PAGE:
Sunday, September 20, 2015

The Organized Mind by Daniel J. Levitin

Modern life presents us with too much stuff and too much information to deal with. In The Organized Mind, psychologist Daniel J. Levitin explains how we can work with our mind, instead of against it, to handle information and make better decisions.

Attention is the critical resources for taking in information, making good decisions, and forming memories. The difficulty is that we only have so much attention to go around. Our attentional systems work to make us unconsciously ignore many of the signals that come our way; we would be overwhelmed if they did not. Our built in systems pay attention to change or to things that seem important. Our natural state is to have a wandering mind, broadly attentive to the environment, screening out the stable and safe, occasionally zooming in on something novel or critical.

We can also use the executive functions of our mind to focus attention where we want it. This can consume a lot of energy, but we can do it very effectively, sometimes focusing to the point where we lose track over everything else.

Both forms of attention have their strengths and limitations. In addition, it is costly to our attention bank to switch between modes or to switch focus from one subject to another. The load of information that we have to deal with can exhaust our attentional system, leading to inattention, poor memory, and bad decisions.

Levitin offers solutions to alleviate these problems and work with the strengths of our brains. The primary suggestion is to offload as much information as possible to the environment. The less we have to remember, and the fewer minor decisions we have to make, the better off we’ll be. Highly successful people use systems of habits, calendars, filing, labels, and standards to minimize the amount of information they have to carry in their memories. It is often not so important to know something as it is to be able to find it when you need it.

A related concept is to use categories and chunk up information. Our minds do this naturally. For instance, we typically don’t remember a telephone number as seven digits, but as two chunks of digits. We can apply a chunking strategy by breaking large jobs into doable tasks, or be grouping related tasks together. We can create scenes or stories in our mind (we do it anyway) to connect a string of events. Sleep seems to be important our natural chunking process, consolidating memories, connecting new information to old, and formulating new concepts.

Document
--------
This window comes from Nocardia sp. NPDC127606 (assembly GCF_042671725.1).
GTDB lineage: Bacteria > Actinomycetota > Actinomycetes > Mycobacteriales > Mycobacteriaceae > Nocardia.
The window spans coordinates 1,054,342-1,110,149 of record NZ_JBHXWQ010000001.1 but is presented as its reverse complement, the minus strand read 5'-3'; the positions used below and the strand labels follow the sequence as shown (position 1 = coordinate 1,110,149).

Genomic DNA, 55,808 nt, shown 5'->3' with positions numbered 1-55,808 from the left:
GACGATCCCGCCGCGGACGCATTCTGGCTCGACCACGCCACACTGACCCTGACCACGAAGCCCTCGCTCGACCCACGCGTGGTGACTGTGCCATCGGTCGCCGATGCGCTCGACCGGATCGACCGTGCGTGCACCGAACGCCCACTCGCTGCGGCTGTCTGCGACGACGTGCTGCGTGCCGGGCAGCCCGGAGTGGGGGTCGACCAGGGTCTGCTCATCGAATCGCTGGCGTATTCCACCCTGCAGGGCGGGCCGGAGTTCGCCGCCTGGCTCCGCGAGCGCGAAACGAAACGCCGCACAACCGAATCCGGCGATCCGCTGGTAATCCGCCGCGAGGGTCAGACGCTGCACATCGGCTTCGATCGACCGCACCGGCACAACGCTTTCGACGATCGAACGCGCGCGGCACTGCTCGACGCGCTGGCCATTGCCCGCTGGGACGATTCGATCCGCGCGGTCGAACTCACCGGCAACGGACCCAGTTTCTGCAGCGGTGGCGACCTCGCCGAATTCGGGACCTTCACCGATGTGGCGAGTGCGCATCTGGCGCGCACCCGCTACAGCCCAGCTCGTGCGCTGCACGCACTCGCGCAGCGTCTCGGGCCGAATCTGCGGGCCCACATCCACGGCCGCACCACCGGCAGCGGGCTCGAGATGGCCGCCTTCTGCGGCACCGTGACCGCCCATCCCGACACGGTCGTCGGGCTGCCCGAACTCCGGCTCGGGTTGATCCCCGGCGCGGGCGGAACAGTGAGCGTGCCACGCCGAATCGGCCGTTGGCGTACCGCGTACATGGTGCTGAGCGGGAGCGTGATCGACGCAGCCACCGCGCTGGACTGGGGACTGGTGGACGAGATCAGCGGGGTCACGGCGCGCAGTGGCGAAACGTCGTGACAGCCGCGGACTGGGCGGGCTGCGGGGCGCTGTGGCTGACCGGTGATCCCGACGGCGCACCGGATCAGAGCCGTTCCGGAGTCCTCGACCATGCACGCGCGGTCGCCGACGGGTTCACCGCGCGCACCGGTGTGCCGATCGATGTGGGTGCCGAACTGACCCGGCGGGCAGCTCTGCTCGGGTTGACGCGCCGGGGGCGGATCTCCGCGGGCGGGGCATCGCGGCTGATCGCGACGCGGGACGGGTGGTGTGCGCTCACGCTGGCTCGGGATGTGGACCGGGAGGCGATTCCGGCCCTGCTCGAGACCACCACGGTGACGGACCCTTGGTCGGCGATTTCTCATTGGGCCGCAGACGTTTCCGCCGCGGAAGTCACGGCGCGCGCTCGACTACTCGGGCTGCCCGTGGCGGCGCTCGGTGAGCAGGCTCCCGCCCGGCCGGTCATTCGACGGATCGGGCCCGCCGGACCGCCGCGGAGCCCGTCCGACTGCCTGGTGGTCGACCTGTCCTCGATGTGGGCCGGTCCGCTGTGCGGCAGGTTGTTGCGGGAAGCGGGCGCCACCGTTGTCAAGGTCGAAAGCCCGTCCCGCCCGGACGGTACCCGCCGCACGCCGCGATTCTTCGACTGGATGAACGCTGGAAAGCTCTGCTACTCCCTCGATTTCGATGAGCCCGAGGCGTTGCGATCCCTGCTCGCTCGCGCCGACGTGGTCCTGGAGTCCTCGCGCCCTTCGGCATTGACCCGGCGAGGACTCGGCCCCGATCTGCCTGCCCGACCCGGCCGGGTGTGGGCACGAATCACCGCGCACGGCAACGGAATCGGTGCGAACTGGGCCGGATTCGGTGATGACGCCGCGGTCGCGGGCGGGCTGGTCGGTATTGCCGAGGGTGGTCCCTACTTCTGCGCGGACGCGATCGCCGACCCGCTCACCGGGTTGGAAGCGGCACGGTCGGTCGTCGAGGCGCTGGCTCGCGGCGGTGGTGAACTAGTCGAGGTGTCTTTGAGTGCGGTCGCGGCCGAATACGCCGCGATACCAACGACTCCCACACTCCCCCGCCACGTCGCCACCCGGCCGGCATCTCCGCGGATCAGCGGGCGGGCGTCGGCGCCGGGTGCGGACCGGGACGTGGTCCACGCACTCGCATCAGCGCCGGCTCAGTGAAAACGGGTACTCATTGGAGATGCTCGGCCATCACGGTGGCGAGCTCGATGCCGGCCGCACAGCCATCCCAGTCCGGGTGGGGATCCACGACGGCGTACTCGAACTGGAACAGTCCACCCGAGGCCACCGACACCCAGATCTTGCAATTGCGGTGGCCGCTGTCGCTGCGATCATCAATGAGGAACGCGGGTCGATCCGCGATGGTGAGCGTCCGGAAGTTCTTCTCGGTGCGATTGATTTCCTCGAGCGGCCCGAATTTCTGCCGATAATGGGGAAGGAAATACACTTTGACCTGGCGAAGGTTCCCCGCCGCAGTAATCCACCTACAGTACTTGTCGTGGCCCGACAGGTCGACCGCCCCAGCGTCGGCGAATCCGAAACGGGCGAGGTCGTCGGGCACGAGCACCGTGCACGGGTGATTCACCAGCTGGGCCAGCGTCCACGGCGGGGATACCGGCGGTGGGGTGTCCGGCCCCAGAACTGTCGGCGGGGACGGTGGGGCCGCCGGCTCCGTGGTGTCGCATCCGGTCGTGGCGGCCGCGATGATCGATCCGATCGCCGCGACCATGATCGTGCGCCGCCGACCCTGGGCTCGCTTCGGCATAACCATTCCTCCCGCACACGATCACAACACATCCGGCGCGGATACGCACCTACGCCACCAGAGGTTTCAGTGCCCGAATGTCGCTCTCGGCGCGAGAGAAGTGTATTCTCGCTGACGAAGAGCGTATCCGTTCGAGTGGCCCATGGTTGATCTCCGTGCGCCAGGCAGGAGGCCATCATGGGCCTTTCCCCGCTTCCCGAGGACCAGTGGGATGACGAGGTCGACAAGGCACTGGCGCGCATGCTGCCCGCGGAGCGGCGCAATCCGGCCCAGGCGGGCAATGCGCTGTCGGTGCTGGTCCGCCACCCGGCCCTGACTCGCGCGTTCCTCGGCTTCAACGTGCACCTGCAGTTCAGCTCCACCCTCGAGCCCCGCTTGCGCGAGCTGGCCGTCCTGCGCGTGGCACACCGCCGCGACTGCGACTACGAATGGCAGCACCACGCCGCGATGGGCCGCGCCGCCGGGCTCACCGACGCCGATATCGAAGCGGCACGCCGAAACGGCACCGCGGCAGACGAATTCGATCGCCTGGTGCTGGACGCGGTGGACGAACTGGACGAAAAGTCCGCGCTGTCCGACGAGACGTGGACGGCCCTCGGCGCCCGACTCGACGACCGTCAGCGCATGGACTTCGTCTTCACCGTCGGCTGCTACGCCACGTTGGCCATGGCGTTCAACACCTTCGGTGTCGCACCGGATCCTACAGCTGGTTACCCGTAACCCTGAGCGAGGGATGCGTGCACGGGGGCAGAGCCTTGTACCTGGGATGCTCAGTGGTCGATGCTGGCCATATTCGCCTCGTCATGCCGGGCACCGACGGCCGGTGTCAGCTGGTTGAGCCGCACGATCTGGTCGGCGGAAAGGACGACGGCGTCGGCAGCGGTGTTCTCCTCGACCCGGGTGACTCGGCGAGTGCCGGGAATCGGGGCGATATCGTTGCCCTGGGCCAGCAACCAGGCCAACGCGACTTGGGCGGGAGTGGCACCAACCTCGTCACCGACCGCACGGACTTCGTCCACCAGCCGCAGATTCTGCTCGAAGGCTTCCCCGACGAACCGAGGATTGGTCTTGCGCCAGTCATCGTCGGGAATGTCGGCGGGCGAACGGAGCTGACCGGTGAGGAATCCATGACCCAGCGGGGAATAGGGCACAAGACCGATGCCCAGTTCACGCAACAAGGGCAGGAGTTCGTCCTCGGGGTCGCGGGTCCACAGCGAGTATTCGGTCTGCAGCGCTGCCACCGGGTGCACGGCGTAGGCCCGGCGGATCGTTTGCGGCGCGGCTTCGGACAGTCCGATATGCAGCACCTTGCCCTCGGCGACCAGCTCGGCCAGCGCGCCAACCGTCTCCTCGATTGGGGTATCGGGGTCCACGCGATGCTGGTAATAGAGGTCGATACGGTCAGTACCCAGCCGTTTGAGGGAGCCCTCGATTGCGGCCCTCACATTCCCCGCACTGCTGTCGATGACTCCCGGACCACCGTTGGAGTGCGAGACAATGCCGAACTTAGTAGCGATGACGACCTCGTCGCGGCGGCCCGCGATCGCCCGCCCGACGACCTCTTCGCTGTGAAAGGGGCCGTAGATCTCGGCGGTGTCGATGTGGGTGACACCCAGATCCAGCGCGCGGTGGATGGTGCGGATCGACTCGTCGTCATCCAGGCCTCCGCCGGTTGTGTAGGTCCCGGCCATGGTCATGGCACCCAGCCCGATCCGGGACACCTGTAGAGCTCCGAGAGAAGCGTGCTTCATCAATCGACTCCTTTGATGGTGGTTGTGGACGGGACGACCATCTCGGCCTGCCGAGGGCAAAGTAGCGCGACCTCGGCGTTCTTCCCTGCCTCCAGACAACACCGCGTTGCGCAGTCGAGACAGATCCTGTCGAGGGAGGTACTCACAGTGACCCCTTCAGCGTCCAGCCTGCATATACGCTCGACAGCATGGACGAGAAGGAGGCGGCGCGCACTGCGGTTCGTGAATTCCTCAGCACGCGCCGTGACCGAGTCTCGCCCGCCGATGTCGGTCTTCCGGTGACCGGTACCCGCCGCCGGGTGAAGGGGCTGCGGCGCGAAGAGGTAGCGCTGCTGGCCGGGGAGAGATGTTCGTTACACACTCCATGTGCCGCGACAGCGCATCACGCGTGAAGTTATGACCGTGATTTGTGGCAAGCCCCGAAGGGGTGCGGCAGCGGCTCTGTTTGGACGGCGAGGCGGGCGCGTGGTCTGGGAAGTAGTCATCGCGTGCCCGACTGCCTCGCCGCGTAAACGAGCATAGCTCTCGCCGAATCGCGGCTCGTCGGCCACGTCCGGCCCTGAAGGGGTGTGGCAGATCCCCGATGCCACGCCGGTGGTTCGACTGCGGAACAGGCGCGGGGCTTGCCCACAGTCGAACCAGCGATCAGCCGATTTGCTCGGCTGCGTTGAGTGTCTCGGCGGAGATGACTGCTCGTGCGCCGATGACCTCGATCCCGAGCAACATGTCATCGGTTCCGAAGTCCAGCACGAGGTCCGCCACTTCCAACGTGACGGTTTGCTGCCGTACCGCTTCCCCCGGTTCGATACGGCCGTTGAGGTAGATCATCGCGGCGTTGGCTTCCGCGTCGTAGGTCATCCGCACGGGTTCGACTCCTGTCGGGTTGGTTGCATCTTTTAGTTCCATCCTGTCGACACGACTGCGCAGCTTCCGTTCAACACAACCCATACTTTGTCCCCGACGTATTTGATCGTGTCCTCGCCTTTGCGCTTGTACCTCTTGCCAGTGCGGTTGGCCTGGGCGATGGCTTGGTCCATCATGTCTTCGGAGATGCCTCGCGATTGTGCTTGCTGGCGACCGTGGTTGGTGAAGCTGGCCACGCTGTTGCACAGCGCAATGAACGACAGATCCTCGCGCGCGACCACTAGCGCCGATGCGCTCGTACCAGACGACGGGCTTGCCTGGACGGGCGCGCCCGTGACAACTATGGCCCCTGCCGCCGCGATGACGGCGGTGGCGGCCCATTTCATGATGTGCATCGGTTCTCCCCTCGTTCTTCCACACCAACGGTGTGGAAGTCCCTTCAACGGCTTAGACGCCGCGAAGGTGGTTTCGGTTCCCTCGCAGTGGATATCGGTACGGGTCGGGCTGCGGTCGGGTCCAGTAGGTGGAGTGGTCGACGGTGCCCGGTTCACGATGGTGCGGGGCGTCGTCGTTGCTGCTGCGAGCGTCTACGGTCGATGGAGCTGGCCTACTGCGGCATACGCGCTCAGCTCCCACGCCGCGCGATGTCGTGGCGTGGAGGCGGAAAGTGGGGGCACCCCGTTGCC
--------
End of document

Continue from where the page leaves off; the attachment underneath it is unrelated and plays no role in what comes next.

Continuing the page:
Levitin presents many tools to organize information and things to make it easier on our brains. In my opinion, one of the most helpful tools is the fourfold table. This is a simple method to organize statistical information and assess the probabilities of certain outcomes. We have horrible intuition for understanding probabilities and assessing risks. Even people trained in statistics typically get probabilities wrong when they guess. The fourfold table, which Levitin describes in some detail with examples, allows one to break down the numbers and evaluate the most relevant probabilities.

The Organized Mind is not a how-to manual, though it has many strategies for organizing based on how the brain works. Levitin discusses the structure and function of parts of the brain, but is not excessively technical. A reader could skim these sections without too much loss. A reader could also focus on a particular aspect of organizing (business, time, and even social life) based on the way the book is organized, though the first few chapters have a lot of information that is background for the other sections.

If you’re interested in this book, you may also be interested in

Levitin, Daniel J. The Organized Mind: Thinking Straight in an Age of Information Overload. New York: Dutton, 2014.